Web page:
According to Katharine Briggs' An Encyclopedia of Fairies, hobgoblins are friendly folk related to brownies. From the Puritans on, the word was used to refer to wicked goblins, but in Shakespeare's 'Midsummer Night's Dream,' Puck is referred to as a hobgoblin and does not protest. 

One type of hobgoblin is the Will O' the Wisp. Briggs says that hobgoblins are generally good-humoured, though they do love practical jokes, and must not be crossed. Wikipedia says they're small, hairy men who do small, odd jobs round the house just as a brownie would. In return, they expect food; but offer them clothing, and they will depart. They can, if Puck is to be believed, shape shift. 

In JRR Tolkien's The Hobbit, the Uruks or Uruk-hai were originally written as hobgoblins, back before Tolkien realised hobgoblins were of small stature. Perhaps following this mistake, the role-playing game Dungeons and Dragons (D&D) uses hobgoblins as a larger, more menacing type of goblin. Other role-playing games have also followed suit. 

For more information, visit

Image from Google Images:,or.r_cp.r_qf.&fp=d750b992d784f8&hl=en&q=Puck&sa=1&tbm=isch&facrc=0%3Bpuck%20midsummer%20night's%20dream%20drawing&imgdii=_&imgrc=_.

Friday, August 16, 2013


Elves were sometimes thought to be male faeries -- in England, this especially applied to small faery boys. In general, the term 'elf' in England referred to the smaller trooping faeries, although in Scotland, elves were human sized, and Faeryland was called 'Elfame.' 

In Scandanavia, faeries were also called elves, and were either light elves or dark elves, similar to the Scottish Seelie and Unseelie Courts. The light elves were like England's trooping faeries, and in Christian times, Scandanavian elves (or huldre folk) destroyed cattle, stole humans away, and avenged any injuries done to them in the same way that the Scottish faeries did. Huldre maidens dressed in grey with white veils, and were beautiful but had long cows' tails. If a man was dancing with a huldre girl and noticed her tail, he must not betray her, but instead tactfully mention that she was losing her garter. He would then be rewarded by perpetual prosperity.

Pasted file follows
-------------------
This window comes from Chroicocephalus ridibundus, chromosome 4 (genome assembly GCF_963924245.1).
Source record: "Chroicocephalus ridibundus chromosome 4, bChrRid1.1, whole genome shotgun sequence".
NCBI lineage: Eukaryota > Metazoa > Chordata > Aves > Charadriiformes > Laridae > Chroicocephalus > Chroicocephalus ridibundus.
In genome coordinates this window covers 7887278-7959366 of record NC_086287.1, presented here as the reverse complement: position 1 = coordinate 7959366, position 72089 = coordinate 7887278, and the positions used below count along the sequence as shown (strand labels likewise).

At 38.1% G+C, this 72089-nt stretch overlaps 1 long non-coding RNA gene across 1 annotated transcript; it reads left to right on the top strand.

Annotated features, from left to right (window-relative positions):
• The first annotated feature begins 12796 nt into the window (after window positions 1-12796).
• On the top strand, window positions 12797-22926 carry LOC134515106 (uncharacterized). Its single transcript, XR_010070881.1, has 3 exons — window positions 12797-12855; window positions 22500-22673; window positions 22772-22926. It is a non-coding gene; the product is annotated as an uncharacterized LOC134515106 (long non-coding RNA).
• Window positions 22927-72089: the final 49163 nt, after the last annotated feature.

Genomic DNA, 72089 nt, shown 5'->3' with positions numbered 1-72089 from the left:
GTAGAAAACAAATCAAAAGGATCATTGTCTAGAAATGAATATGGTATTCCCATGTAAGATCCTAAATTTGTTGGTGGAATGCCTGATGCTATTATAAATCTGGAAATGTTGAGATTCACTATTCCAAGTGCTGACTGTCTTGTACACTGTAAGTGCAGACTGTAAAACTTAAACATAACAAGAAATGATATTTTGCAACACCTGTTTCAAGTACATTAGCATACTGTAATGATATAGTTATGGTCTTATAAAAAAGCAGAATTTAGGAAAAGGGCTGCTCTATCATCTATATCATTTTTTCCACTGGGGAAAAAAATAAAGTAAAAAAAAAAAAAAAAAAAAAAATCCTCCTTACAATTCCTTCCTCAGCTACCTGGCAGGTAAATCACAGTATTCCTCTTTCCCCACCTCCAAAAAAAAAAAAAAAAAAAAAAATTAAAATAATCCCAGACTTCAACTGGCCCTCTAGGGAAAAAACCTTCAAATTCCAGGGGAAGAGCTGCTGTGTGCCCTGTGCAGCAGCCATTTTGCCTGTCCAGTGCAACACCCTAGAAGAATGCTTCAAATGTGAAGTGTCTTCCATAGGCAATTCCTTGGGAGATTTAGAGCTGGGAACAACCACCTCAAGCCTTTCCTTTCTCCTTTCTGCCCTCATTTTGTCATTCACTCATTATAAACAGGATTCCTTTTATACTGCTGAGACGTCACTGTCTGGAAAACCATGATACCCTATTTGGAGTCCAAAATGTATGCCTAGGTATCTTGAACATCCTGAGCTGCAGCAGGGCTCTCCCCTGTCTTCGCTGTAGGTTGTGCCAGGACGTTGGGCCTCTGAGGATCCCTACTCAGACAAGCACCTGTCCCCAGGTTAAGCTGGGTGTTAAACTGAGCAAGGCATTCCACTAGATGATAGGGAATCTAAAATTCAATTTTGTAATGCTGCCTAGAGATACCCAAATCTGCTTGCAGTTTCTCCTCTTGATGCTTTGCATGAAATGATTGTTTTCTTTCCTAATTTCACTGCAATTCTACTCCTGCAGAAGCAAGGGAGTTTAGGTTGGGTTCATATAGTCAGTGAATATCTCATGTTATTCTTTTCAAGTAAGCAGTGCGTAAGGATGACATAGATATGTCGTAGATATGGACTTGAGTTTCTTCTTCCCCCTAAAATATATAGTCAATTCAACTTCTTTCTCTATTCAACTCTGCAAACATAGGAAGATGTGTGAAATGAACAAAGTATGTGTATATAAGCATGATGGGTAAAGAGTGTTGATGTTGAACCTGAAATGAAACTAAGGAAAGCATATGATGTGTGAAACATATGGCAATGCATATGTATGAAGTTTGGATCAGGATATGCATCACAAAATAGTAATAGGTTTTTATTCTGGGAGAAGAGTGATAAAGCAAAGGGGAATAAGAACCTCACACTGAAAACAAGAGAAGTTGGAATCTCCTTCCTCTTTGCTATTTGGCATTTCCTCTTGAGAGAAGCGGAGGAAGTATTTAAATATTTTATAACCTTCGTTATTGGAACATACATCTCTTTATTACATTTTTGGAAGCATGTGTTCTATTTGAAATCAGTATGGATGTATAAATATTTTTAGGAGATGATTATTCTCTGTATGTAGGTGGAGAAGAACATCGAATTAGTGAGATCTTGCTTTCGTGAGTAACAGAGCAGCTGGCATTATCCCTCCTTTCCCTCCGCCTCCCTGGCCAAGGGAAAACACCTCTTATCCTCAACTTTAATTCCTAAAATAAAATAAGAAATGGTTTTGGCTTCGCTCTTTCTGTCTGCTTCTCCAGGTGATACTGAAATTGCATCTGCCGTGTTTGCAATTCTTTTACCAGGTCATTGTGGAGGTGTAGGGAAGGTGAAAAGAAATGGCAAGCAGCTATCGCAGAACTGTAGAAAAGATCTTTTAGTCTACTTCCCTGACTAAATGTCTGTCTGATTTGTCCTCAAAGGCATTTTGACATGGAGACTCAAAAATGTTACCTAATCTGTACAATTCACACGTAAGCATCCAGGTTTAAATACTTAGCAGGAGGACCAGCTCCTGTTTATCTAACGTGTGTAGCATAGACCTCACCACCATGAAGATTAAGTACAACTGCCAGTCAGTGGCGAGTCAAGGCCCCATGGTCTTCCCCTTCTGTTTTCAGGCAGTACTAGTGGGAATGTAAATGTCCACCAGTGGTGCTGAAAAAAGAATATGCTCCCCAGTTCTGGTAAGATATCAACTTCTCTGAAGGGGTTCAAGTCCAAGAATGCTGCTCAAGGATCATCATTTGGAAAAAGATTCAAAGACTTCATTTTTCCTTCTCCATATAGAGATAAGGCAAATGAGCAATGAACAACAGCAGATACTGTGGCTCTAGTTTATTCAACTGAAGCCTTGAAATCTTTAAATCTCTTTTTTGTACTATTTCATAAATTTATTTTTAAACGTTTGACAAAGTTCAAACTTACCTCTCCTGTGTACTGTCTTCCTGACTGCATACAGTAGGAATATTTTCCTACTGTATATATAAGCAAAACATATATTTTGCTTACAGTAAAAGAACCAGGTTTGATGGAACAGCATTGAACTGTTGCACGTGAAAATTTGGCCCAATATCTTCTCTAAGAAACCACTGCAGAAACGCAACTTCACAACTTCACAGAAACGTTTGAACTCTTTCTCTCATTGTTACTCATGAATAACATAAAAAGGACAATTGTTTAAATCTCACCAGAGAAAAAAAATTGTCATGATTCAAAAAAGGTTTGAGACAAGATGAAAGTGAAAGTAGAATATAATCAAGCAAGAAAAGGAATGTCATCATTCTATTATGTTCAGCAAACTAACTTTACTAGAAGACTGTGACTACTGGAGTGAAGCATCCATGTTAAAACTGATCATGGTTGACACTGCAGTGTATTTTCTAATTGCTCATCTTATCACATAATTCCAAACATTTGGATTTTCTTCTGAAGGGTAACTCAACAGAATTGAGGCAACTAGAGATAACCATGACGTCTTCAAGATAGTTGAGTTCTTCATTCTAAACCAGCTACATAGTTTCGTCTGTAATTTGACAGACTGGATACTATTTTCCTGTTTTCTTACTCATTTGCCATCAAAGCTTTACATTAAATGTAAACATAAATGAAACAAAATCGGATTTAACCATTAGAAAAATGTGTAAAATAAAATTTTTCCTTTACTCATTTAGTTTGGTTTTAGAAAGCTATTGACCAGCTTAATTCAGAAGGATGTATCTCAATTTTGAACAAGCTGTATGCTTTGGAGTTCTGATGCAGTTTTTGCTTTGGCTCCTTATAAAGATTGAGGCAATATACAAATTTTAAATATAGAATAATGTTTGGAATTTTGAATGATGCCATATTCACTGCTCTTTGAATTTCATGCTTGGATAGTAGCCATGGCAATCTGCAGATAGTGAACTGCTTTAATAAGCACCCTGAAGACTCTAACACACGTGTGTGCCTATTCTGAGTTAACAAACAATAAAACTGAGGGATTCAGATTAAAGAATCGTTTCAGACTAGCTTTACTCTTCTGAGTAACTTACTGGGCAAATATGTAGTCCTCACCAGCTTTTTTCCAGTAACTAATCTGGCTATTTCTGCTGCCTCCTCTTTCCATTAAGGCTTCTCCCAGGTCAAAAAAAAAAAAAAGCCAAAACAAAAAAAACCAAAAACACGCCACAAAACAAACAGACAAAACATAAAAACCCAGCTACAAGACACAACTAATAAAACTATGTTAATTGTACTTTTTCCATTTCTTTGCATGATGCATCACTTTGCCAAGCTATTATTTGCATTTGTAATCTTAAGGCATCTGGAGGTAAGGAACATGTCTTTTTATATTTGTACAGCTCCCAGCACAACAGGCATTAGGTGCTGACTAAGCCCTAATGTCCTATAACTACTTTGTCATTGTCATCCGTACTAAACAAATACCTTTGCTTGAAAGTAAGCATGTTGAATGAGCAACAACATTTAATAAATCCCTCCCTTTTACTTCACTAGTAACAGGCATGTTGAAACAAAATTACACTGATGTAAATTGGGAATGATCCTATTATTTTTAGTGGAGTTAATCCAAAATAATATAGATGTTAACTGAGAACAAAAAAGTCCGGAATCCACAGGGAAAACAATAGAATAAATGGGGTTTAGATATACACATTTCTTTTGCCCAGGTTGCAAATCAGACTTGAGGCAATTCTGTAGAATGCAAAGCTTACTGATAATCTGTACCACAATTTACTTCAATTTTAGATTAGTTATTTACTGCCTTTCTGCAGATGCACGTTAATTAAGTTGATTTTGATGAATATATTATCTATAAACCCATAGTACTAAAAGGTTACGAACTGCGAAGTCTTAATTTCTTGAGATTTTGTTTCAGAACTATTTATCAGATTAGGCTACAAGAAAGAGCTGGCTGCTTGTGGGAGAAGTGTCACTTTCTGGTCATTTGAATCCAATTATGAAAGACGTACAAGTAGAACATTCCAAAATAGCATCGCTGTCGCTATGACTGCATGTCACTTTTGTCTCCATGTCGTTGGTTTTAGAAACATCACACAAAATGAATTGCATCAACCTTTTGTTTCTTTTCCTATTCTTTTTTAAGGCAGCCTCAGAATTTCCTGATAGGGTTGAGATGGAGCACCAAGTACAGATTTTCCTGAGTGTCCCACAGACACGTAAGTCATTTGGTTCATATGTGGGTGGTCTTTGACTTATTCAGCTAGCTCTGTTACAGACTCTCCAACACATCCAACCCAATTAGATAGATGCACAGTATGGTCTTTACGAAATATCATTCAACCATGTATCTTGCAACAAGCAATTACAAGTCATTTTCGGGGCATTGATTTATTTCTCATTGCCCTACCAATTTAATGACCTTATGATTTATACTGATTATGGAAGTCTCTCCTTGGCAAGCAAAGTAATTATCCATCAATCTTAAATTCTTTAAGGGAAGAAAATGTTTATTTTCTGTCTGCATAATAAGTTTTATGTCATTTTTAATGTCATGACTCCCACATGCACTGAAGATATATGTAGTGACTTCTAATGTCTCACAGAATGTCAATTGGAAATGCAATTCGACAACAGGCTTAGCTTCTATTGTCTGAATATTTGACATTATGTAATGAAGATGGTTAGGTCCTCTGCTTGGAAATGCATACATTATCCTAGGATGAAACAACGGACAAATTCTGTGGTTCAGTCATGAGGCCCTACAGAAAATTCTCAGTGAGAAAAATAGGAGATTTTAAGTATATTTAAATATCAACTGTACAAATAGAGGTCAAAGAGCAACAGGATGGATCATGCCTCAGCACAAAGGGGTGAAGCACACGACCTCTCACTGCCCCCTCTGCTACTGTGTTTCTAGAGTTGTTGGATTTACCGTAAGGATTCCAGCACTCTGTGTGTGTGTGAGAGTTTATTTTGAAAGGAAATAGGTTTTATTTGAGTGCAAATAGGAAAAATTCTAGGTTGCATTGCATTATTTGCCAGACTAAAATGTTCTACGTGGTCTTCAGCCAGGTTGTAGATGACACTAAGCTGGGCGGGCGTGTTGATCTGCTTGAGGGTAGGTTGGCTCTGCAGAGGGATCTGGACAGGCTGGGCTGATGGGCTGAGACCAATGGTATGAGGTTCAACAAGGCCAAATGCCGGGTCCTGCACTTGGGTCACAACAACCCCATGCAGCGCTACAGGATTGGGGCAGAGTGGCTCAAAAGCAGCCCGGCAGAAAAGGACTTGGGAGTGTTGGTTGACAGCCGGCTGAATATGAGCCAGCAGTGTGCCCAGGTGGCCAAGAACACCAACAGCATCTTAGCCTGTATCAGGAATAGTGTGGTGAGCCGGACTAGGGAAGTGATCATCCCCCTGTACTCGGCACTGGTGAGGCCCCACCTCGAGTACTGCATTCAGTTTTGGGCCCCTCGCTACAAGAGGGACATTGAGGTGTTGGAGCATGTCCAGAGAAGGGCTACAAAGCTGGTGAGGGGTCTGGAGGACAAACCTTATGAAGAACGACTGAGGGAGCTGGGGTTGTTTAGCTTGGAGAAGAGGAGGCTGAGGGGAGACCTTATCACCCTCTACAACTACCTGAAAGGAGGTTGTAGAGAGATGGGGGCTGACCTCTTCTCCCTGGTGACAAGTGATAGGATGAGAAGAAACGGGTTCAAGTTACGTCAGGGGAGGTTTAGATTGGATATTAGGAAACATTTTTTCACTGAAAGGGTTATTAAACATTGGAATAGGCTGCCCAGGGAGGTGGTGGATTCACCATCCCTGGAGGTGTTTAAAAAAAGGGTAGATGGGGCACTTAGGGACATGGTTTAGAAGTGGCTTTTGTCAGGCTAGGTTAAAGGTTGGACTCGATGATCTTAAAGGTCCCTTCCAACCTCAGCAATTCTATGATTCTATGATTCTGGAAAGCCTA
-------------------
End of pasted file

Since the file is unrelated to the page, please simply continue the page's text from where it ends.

Danish elves loved to steal human food, such as dough. Though beautiful from the front, Danish elves or ellewomen were hollow from behind. 

Publications such as Goedys' Lady's Book, published by Louis A Goedy, popularised the idea of the Christmas elf in the nineteenth century, and JRR Tolkien's famous The Hobbit brought elves into high fantasy in the twentieth century. 

Bibliography: An Encyclopedia of Fairies, by Katharine Briggs.

Webography: Wikipedia:

Picture courtesy of Google Images:    

Friday, July 26, 2013


Cowslips are another flower that is guarded and well-loved by the fey. Also known in the west of England as Culver's Keys, they are thought to be keys to unlock the way to faery gold. According to (, where we got the above image, they're also known as Fairy Cups.

In Medieval times, according to (, it was called Herb Peter and Key Flower, and frightened faeries were said to hide in it. It was also said to have the ability to split rocks with treasure inside.   

Bibliography: Faeries, by Brian Froud and Alan Lee. 

Friday, July 19, 2013


Bluebells, known as 'Deadmen's Bells' in Scotland, are a flower favoured by faeries and associated with danger. The Scots give the bluebell their moniker because to hear a bluebell ring was to hear one's death knell. It is said to be one of the most powerful of all faery flowers; a bluebell wood is a place of enchantment and faery spells -- and is an extremely hazardous place to be.  

It is believed that anyone who steps into a ring of bluebells will fall under a faery spell and soon die. It is also said that bells rang out to summon the fey to their gatherings. 

Other names for bluebell include Auld Man's Bell, Wilde Hyacinth, Wood Bells, Calverkeys, and Jacinth. 

Bibliography: Faeries, by Brian Froud and Alan Lee. 
Webography: Woodland Trust (

We found these pictures on Google Images (